210 Pages 75 B/W Illustrations
    by CRC Press

    210 Pages
    by CRC Press

    The most significant overhaul of the U.S. patent laws in decades occurred with the recent passage of the Leahy-Smith America Invents Act (AIA). Understanding the law that dictates what a patent is and how a patent is obtained and enforced, and the recent changes through statute or case law litigation presents unique challenges. This third edition of Patent Fundamentals for Scientists and Engineers examines the new Act and provides an overview of the patent system for the independent inventor as well as for members of the scientific and business community—whether a scientist, engineer, supervisor, or manager.

    In addition to a new chapter dedicated to the America Invents Act, the third edition includes annotations of the recent law changes, updates in all chapters, new figures, and new case studies. The authors discuss patent filing outside of the United States and also dedicate a chapter specifically to the Canadian patent system. They describe the key topics that anyone involved in the patent process needs to know, including what makes an invention patentable, the art of patent searching, and the crucial role of record keeping. The text also includes an indispensable glossary of patent terminology, as well as an appendix with sample U.S. Patent and Trademark Office (USPTO) forms.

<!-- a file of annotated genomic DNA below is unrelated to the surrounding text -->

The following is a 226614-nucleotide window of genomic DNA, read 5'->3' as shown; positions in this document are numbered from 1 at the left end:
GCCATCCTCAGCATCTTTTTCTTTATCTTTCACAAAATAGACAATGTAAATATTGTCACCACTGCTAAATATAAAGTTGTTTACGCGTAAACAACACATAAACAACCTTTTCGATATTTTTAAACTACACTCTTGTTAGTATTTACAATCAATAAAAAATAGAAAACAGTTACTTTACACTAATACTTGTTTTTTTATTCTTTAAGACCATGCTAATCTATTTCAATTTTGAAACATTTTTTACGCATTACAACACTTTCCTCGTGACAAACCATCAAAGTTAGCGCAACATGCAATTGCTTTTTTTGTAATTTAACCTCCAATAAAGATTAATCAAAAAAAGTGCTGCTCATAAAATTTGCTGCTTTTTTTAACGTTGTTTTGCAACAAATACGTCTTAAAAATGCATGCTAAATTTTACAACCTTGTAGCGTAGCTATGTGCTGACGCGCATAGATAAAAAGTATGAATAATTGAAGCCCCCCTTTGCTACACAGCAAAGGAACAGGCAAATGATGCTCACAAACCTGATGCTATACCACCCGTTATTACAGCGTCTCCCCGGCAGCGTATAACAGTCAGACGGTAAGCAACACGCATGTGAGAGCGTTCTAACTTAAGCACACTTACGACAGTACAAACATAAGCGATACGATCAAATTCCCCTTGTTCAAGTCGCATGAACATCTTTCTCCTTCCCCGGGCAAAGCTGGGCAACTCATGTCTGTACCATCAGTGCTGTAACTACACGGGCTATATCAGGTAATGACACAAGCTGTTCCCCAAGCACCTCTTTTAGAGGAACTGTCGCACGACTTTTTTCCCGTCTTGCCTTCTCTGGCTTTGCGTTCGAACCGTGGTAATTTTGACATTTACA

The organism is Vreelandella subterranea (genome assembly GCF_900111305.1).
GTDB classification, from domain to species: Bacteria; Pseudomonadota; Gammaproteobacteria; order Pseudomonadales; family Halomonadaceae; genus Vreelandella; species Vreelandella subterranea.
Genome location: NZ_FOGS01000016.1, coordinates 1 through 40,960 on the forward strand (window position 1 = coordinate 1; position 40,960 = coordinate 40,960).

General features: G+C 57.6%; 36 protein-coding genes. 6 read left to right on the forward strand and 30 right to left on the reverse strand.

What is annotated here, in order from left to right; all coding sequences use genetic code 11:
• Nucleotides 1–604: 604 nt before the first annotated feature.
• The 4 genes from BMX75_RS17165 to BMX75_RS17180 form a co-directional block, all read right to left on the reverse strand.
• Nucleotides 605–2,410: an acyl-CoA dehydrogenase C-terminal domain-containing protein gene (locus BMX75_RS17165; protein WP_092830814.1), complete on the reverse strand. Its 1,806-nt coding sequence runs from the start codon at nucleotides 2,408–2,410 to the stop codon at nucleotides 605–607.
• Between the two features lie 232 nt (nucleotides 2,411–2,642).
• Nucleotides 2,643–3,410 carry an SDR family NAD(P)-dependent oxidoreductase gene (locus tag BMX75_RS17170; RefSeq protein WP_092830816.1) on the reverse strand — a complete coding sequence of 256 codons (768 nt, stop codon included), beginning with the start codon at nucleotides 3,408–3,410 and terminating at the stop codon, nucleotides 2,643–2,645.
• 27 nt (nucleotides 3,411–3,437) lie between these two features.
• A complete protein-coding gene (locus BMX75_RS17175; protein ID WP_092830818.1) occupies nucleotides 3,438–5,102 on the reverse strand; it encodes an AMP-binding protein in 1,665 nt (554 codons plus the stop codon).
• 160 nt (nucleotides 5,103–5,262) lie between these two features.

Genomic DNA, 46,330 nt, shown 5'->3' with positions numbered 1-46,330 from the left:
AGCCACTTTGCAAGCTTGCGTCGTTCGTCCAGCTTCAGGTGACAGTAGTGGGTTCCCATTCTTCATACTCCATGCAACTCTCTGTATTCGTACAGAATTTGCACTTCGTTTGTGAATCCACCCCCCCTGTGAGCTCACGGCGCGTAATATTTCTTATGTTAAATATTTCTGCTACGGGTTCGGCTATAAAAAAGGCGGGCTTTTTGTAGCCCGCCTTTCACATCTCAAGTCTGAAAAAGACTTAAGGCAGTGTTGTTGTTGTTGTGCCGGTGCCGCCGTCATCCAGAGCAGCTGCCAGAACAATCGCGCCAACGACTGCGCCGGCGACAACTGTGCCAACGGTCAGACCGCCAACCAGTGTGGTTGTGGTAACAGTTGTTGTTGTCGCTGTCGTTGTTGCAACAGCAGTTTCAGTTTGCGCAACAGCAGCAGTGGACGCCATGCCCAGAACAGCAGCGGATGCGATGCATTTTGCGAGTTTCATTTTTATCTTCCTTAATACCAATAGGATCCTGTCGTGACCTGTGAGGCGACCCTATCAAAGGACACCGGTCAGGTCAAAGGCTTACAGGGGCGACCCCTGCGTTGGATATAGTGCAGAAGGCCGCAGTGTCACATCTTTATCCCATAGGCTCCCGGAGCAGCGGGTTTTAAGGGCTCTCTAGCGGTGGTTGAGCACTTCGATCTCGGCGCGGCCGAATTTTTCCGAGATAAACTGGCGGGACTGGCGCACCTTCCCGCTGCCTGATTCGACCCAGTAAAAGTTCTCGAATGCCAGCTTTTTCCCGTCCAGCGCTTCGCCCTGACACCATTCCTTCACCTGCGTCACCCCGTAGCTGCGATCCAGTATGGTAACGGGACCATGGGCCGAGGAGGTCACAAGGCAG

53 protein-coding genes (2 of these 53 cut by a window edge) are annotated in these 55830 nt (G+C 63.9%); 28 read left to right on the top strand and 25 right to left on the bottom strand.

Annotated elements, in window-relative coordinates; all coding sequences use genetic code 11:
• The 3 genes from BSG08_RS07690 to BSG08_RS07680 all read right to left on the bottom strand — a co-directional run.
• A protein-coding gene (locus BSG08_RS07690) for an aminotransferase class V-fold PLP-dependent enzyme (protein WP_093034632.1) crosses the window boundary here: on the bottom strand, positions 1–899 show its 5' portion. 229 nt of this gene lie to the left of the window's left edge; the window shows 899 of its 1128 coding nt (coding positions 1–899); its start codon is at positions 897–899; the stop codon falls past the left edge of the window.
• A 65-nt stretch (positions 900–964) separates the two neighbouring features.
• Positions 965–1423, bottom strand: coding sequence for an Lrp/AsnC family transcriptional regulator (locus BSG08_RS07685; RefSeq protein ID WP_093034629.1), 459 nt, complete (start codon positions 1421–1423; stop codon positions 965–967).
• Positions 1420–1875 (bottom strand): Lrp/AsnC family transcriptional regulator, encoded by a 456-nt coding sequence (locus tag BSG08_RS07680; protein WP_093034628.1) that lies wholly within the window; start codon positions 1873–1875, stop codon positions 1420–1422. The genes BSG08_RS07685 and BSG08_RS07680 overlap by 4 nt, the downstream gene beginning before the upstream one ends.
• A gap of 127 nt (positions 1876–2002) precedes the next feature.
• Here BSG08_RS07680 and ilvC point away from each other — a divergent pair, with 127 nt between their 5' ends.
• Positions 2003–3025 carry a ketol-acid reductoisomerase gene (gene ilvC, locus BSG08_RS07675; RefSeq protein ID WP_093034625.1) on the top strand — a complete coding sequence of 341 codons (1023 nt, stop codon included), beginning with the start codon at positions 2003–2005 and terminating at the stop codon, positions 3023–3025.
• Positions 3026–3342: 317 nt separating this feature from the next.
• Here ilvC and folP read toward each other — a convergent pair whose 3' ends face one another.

This book provides a valuable guide to assist inventors in dealing with the USPTO, as well as with patent professionals. The text describes the patent process from conception to application filing and is a must-have reference for scientists and businesspeople alike. Since the role of patent professionals is to obtain the maximum protection for inventors, both the inventor and businessperson would be well advised to understand and participate in all the steps involved. This book offers an excellent insight into the patent process.

    Patents as intellectual property
    Trade secrets
    Case study: Patents show birth of the electronic age
    What a patent is
    What a patent is not
    USPTO administrative structure
    USPTO administrative function
    U.S. courts’ role